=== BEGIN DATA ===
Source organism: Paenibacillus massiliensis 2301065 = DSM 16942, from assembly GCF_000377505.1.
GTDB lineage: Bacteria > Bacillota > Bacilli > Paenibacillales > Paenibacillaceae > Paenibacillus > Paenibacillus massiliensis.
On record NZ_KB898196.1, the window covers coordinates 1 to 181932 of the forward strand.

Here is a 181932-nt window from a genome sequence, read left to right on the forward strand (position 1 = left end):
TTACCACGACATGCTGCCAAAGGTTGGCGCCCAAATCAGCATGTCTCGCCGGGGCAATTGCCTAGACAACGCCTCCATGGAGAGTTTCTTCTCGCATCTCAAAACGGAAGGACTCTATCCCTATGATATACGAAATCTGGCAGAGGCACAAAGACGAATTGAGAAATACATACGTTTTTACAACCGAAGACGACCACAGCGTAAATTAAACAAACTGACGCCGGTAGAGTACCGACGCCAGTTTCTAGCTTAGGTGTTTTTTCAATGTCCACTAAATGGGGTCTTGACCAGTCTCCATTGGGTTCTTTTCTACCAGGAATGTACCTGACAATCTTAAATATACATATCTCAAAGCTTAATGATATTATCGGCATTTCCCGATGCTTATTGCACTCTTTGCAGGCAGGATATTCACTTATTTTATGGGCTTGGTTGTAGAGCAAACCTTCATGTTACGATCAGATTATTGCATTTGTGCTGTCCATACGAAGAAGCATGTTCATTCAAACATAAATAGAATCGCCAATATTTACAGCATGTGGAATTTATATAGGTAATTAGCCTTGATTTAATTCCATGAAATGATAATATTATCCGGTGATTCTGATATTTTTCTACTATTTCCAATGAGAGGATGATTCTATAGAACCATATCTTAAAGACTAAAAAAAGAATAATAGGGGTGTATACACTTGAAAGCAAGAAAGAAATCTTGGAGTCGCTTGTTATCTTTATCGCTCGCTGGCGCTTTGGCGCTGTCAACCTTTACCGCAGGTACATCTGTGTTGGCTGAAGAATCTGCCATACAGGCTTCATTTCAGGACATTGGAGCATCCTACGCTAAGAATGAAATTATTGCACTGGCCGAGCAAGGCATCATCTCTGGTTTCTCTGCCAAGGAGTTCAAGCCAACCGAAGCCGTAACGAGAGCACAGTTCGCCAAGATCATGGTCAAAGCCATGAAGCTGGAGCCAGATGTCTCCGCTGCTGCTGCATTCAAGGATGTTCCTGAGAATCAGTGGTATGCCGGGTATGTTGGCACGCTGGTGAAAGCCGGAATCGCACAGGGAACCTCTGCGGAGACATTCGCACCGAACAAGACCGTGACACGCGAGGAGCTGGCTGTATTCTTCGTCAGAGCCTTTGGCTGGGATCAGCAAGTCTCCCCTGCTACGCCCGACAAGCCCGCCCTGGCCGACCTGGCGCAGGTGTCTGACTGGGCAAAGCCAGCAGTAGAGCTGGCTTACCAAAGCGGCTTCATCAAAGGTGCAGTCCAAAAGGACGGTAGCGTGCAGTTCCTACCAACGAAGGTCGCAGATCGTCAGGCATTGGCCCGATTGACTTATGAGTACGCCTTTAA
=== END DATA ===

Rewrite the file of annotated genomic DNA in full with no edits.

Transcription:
Source organism: Paenibacillus massiliensis 2301065 = DSM 16942, from assembly GCF_000377505.1.
GTDB lineage: Bacteria > Bacillota > Bacilli > Paenibacillales > Paenibacillaceae > Paenibacillus > Paenibacillus massiliensis.
On record NZ_KB898196.1, the window covers coordinates 1 to 181932 of the forward strand.

Here is a 181932-nt window from a genome sequence, read left to right on the forward strand (position 1 = left end):
TTACCACGACATGCTGCCAAAGGTTGGCGCCCAAATCAGCATGTCTCGCCGGGGCAATTGCCTAGACAACGCCTCCATGGAGAGTTTCTTCTCGCATCTCAAAACGGAAGGACTCTATCCCTATGATATACGAAATCTGGCAGAGGCACAAAGACGAATTGAGAAATACATACGTTTTTACAACCGAAGACGACCACAGCGTAAATTAAACAAACTGACGCCGGTAGAGTACCGACGCCAGTTTCTAGCTTAGGTGTTTTTTCAATGTCCACTAAATGGGGTCTTGACCAGTCTCCATTGGGTTCTTTTCTACCAGGAATGTACCTGACAATCTTAAATATACATATCTCAAAGCTTAATGATATTATCGGCATTTCCCGATGCTTATTGCACTCTTTGCAGGCAGGATATTCACTTATTTTATGGGCTTGGTTGTAGAGCAAACCTTCATGTTACGATCAGATTATTGCATTTGTGCTGTCCATACGAAGAAGCATGTTCATTCAAACATAAATAGAATCGCCAATATTTACAGCATGTGGAATTTATATAGGTAATTAGCCTTGATTTAATTCCATGAAATGATAATATTATCCGGTGATTCTGATATTTTTCTACTATTTCCAATGAGAGGATGATTCTATAGAACCATATCTTAAAGACTAAAAAAAGAATAATAGGGGTGTATACACTTGAAAGCAAGAAAGAAATCTTGGAGTCGCTTGTTATCTTTATCGCTCGCTGGCGCTTTGGCGCTGTCAACCTTTACCGCAGGTACATCTGTGTTGGCTGAAGAATCTGCCATACAGGCTTCATTTCAGGACATTGGAGCATCCTACGCTAAGAATGAAATTATTGCACTGGCCGAGCAAGGCATCATCTCTGGTTTCTCTGCCAAGGAGTTCAAGCCAACCGAAGCCGTAACGAGAGCACAGTTCGCCAAGATCATGGTCAAAGCCATGAAGCTGGAGCCAGATGTCTCCGCTGCTGCTGCATTCAAGGATGTTCCTGAGAATCAGTGGTATGCCGGGTATGTTGGCACGCTGGTGAAAGCCGGAATCGCACAGGGAACCTCTGCGGAGACATTCGCACCGAACAAGACCGTGACACGCGAGGAGCTGGCTGTATTCTTCGTCAGAGCCTTTGGCTGGGATCAGCAAGTCTCCCCTGCTACGCCCGACAAGCCCGCCCTGGCCGACCTGGCGCAGGTGTCTGACTGGGCAAAGCCAGCAGTAGAGCTGGCTTACCAAAGCGGCTTCATCAAAGGTGCAGTCCAAAAGGACGGTAGCGTGCAGTTCCTACCAACGAAGGTCGCAGATCGTCAGGCATTGGCCCGATTGACTTATGAGTACGCCTTTAA